Customer Reviews

4.2 out of 5 stars
(8)
4.2 out of 5 stars
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Most Helpful Customer Reviews
4 of 5 people found the following review helpful
5.0 out of 5 stars Often imated, never matched November 20, 2004
These two movies together stand as a milestone achievement of not only Hong Kong cinema but movies in general. John Woo is a god and Chow Yun Fat is justly celebrated for these performances. People who don't like subtitles need to get past their hang-up and view these two landmarks of action moviemaking. All the signature moves now common in action films in the past decade (yes i mean you Keanu Reeves) were copyrighted in these two movies by director John Woo, who has to be the most imitated director since Hitchcock.
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1 of 1 people found the following review helpful
4.0 out of 5 stars "No, no, no Sawwwy" June 20, 2010
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This double pack is a must have for John Woo fans or anyone with a craving for foreign style action from the 80's. Yes it looks extremely dated and the dvd transfer is horrible but don't let that stop you from experiencing some graphically violent set pieces that at the time were unheard of in cinema. John Woo had an ability to make the violence look incredibly realistic, yet over the top and artistic at the same time. His direction at the time was innovative featuring slow motion shots that american directors would later copy and unfortunately become a cliche in movies. A Better Tomorrow's plot is much more cohesive than the sequel's but it features less action and violence. The story of the sequel is a mess though. I've read that the director John Woo and the producer had creative differences on the sequel so the plot is just all over the place. It really is a disaster story wise. The sequel however has an awesome, tension filled 15 minute finale. It's literally a non stop bloodbath. It's pretty violent for an 80's film and it holds up well today. I still show the finale of A Better Tomorrow II off to friends and even they are speechless when watching it. Although Woo's later films would look sharper and tighter(Hard Boiled, The Killer), A Better Tomorrow 1 and 2 are perfect introductions into what made Woo a great action director. It's kind of sad that his american films wouldn't contain the humor, stories, violence and energy of his hong kong films with the lone exception being Face-Off featuring John Travolta and Nicholas Cage.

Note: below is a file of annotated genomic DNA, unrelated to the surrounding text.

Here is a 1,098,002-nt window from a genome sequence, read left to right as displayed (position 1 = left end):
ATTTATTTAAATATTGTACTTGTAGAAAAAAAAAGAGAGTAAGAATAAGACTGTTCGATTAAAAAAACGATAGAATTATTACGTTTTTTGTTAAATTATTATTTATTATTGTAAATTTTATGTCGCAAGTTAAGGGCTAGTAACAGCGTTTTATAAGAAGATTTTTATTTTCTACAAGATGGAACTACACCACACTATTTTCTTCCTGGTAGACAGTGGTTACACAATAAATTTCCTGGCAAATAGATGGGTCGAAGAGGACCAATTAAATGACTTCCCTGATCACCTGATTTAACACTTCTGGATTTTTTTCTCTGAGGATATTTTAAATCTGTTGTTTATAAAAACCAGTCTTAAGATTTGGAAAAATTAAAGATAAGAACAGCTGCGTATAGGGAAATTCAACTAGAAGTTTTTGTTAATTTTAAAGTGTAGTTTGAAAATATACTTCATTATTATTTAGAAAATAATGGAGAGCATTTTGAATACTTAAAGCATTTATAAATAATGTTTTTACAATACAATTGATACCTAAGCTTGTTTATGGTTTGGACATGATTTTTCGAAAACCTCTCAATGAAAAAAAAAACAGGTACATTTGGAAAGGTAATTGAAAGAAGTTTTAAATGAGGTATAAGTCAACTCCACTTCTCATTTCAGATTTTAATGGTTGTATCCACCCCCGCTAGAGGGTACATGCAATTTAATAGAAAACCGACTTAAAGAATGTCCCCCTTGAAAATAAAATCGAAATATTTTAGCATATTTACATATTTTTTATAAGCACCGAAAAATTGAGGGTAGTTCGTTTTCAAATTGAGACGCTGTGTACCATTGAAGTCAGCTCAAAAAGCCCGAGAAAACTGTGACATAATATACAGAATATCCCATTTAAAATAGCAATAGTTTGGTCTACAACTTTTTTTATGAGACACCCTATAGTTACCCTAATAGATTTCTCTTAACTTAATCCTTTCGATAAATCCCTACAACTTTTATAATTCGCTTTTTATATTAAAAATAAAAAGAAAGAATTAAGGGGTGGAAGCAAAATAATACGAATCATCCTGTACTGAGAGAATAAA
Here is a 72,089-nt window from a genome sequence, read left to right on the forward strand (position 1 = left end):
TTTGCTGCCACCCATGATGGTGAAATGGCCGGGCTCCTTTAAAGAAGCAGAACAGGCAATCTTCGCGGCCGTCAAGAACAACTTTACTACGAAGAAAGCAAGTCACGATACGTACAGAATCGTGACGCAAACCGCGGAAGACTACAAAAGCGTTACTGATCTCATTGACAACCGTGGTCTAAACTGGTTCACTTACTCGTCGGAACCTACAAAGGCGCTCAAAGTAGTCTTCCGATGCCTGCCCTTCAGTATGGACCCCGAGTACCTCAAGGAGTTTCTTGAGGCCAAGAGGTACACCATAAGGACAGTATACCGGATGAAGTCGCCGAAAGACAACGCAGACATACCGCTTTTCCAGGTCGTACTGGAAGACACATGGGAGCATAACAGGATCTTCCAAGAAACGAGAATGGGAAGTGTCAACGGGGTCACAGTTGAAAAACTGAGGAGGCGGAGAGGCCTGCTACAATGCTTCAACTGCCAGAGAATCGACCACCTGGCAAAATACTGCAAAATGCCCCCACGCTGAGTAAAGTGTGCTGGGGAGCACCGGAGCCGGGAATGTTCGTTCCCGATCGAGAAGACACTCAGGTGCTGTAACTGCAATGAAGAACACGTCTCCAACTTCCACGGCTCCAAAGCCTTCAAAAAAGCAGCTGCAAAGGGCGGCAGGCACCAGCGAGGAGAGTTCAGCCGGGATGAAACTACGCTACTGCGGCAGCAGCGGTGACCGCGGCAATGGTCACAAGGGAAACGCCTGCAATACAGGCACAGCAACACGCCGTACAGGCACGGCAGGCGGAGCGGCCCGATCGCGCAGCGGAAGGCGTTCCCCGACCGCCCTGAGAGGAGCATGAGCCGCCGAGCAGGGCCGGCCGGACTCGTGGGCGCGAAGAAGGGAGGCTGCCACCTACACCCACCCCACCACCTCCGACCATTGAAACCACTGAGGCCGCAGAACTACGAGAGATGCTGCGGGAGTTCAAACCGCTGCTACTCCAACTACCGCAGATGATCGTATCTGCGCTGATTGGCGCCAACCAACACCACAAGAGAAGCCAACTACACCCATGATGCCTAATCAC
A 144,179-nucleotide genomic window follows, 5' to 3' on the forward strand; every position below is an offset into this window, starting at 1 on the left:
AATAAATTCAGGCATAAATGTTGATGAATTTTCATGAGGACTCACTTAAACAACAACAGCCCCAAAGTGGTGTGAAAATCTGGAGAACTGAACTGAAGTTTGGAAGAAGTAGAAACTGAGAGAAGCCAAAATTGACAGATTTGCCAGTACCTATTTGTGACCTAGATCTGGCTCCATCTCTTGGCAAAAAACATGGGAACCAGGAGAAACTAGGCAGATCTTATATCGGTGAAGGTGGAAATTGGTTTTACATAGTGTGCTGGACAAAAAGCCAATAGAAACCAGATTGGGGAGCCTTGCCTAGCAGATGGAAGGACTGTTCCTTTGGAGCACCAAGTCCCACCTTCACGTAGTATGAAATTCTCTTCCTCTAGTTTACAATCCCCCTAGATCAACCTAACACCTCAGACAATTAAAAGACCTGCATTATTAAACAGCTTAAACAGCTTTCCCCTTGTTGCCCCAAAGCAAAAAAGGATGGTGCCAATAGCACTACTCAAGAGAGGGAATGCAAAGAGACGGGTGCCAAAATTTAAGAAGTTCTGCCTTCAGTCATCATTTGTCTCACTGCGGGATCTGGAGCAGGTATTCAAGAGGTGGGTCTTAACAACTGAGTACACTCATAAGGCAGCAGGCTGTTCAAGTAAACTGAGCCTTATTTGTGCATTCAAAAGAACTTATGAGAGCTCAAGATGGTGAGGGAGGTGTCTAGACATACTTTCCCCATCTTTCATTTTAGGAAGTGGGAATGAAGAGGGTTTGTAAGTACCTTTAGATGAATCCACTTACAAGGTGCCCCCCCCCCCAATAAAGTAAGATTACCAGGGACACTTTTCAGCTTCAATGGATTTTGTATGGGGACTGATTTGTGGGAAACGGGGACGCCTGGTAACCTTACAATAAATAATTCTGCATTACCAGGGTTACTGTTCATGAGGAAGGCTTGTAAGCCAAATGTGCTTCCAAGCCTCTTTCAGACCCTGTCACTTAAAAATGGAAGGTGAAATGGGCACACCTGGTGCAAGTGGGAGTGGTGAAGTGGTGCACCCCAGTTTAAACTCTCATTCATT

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5.0 out of 5 stars Five Stars July 2, 2014
By chanra
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Positive experience
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4.0 out of 5 stars good movie May 25, 2011
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One of Chou's and Woo's famous movies. It combined with romance and violence, along with some humorous. Although it is not best one compare to today's action movies, it was great back to old days. It is one of mile stone of Hong Kong action movies in late 80's and early 90's.